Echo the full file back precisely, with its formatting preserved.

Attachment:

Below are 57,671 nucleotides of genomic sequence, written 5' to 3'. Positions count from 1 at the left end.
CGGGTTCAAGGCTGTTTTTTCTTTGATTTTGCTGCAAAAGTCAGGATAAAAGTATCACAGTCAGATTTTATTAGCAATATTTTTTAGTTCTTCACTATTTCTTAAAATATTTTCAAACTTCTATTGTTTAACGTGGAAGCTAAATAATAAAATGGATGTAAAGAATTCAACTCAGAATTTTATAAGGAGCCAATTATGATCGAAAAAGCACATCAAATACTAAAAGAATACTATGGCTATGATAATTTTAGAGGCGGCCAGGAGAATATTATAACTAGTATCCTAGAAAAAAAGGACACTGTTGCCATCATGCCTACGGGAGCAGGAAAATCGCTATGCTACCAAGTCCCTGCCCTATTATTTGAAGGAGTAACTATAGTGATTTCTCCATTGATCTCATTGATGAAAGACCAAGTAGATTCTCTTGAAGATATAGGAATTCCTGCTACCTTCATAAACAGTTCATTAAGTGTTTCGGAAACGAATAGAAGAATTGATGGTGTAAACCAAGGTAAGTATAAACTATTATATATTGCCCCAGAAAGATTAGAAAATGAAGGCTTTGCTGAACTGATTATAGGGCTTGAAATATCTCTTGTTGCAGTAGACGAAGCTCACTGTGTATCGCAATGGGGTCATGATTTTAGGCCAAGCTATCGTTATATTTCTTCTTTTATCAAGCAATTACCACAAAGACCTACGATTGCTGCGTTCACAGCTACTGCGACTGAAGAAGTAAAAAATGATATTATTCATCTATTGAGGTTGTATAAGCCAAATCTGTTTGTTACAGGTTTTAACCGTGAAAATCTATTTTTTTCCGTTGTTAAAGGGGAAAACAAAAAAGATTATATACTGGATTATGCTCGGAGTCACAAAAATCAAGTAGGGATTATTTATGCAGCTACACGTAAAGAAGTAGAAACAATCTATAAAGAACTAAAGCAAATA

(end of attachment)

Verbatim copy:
Below are 57,671 nucleotides of genomic sequence, written 5' to 3'. Positions count from 1 at the left end.
CGGGTTCAAGGCTGTTTTTTCTTTGATTTTGCTGCAAAAGTCAGGATAAAAGTATCACAGTCAGATTTTATTAGCAATATTTTTTAGTTCTTCACTATTTCTTAAAATATTTTCAAACTTCTATTGTTTAACGTGGAAGCTAAATAATAAAATGGATGTAAAGAATTCAACTCAGAATTTTATAAGGAGCCAATTATGATCGAAAAAGCACATCAAATACTAAAAGAATACTATGGCTATGATAATTTTAGAGGCGGCCAGGAGAATATTATAACTAGTATCCTAGAAAAAAAGGACACTGTTGCCATCATGCCTACGGGAGCAGGAAAATCGCTATGCTACCAAGTCCCTGCCCTATTATTTGAAGGAGTAACTATAGTGATTTCTCCATTGATCTCATTGATGAAAGACCAAGTAGATTCTCTTGAAGATATAGGAATTCCTGCTACCTTCATAAACAGTTCATTAAGTGTTTCGGAAACGAATAGAAGAATTGATGGTGTAAACCAAGGTAAGTATAAACTATTATATATTGCCCCAGAAAGATTAGAAAATGAAGGCTTTGCTGAACTGATTATAGGGCTTGAAATATCTCTTGTTGCAGTAGACGAAGCTCACTGTGTATCGCAATGGGGTCATGATTTTAGGCCAAGCTATCGTTATATTTCTTCTTTTATCAAGCAATTACCACAAAGACCTACGATTGCTGCGTTCACAGCTACTGCGACTGAAGAAGTAAAAAATGATATTATTCATCTATTGAGGTTGTATAAGCCAAATCTGTTTGTTACAGGTTTTAACCGTGAAAATCTATTTTTTTCCGTTGTTAAAGGGGAAAACAAAAAAGATTATATACTGGATTATGCTCGGAGTCACAAAAATCAAGTAGGGATTATTTATGCAGCTACACGTAAAGAAGTAGAAACAATCTATAAAGAACTAAAGCAAATA